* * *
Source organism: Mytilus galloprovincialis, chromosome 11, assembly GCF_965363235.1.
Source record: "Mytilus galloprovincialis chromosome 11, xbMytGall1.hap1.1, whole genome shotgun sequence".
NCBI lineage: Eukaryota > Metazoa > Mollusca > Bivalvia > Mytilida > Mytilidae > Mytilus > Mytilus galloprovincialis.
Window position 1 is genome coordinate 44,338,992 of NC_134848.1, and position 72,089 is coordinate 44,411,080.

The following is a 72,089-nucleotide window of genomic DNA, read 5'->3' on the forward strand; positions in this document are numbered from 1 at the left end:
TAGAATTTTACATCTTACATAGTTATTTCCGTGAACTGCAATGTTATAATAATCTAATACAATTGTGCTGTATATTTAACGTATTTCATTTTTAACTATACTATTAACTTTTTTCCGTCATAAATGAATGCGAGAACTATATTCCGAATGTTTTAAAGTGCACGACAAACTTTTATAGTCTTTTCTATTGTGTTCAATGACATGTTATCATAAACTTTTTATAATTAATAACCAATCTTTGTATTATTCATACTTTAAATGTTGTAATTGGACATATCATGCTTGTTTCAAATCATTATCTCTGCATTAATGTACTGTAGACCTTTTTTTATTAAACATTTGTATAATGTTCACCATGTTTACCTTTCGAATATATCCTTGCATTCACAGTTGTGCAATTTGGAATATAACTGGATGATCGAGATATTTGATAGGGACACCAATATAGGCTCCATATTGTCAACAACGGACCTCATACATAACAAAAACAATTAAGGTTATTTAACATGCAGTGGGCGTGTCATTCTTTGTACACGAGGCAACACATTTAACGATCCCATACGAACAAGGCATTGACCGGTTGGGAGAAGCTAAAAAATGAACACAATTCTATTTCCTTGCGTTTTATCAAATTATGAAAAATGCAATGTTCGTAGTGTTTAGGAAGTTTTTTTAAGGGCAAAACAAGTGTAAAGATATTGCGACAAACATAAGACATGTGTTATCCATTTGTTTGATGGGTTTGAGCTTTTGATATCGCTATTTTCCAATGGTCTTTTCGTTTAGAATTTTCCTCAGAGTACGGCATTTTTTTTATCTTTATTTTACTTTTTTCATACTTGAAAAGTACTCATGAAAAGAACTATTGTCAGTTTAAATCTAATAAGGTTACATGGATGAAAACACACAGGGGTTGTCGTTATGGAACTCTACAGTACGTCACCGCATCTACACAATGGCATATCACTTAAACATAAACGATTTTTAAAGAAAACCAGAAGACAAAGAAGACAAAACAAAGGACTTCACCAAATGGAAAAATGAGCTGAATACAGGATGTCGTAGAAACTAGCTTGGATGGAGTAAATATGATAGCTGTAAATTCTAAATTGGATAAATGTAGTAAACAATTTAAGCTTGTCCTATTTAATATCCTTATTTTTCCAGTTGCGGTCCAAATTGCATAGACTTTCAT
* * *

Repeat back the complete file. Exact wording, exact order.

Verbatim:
Source organism: Mytilus galloprovincialis, chromosome 11, assembly GCF_965363235.1.
Source record: "Mytilus galloprovincialis chromosome 11, xbMytGall1.hap1.1, whole genome shotgun sequence".
NCBI lineage: Eukaryota > Metazoa > Mollusca > Bivalvia > Mytilida > Mytilidae > Mytilus > Mytilus galloprovincialis.
Window position 1 is genome coordinate 44,338,992 of NC_134848.1, and position 72,089 is coordinate 44,411,080.

The following is a 72,089-nucleotide window of genomic DNA, read 5'->3' on the forward strand; positions in this document are numbered from 1 at the left end:
TAGAATTTTACATCTTACATAGTTATTTCCGTGAACTGCAATGTTATAATAATCTAATACAATTGTGCTGTATATTTAACGTATTTCATTTTTAACTATACTATTAACTTTTTTCCGTCATAAATGAATGCGAGAACTATATTCCGAATGTTTTAAAGTGCACGACAAACTTTTATAGTCTTTTCTATTGTGTTCAATGACATGTTATCATAAACTTTTTATAATTAATAACCAATCTTTGTATTATTCATACTTTAAATGTTGTAATTGGACATATCATGCTTGTTTCAAATCATTATCTCTGCATTAATGTACTGTAGACCTTTTTTTATTAAACATTTGTATAATGTTCACCATGTTTACCTTTCGAATATATCCTTGCATTCACAGTTGTGCAATTTGGAATATAACTGGATGATCGAGATATTTGATAGGGACACCAATATAGGCTCCATATTGTCAACAACGGACCTCATACATAACAAAAACAATTAAGGTTATTTAACATGCAGTGGGCGTGTCATTCTTTGTACACGAGGCAACACATTTAACGATCCCATACGAACAAGGCATTGACCGGTTGGGAGAAGCTAAAAAATGAACACAATTCTATTTCCTTGCGTTTTATCAAATTATGAAAAATGCAATGTTCGTAGTGTTTAGGAAGTTTTTTTAAGGGCAAAACAAGTGTAAAGATATTGCGACAAACATAAGACATGTGTTATCCATTTGTTTGATGGGTTTGAGCTTTTGATATCGCTATTTTCCAATGGTCTTTTCGTTTAGAATTTTCCTCAGAGTACGGCATTTTTTTTATCTTTATTTTACTTTTTTCATACTTGAAAAGTACTCATGAAAAGAACTATTGTCAGTTTAAATCTAATAAGGTTACATGGATGAAAACACACAGGGGTTGTCGTTATGGAACTCTACAGTACGTCACCGCATCTACACAATGGCATATCACTTAAACATAAACGATTTTTAAAGAAAACCAGAAGACAAAGAAGACAAAACAAAGGACTTCACCAAATGGAAAAATGAGCTGAATACAGGATGTCGTAGAAACTAGCTTGGATGGAGTAAATATGATAGCTGTAAATTCTAAATTGGATAAATGTAGTAAACAATTTAAGCTTGTCCTATTTAATATCCTTATTTTTCCAGTTGCGGTCCAAATTGCATAGACTTTCAT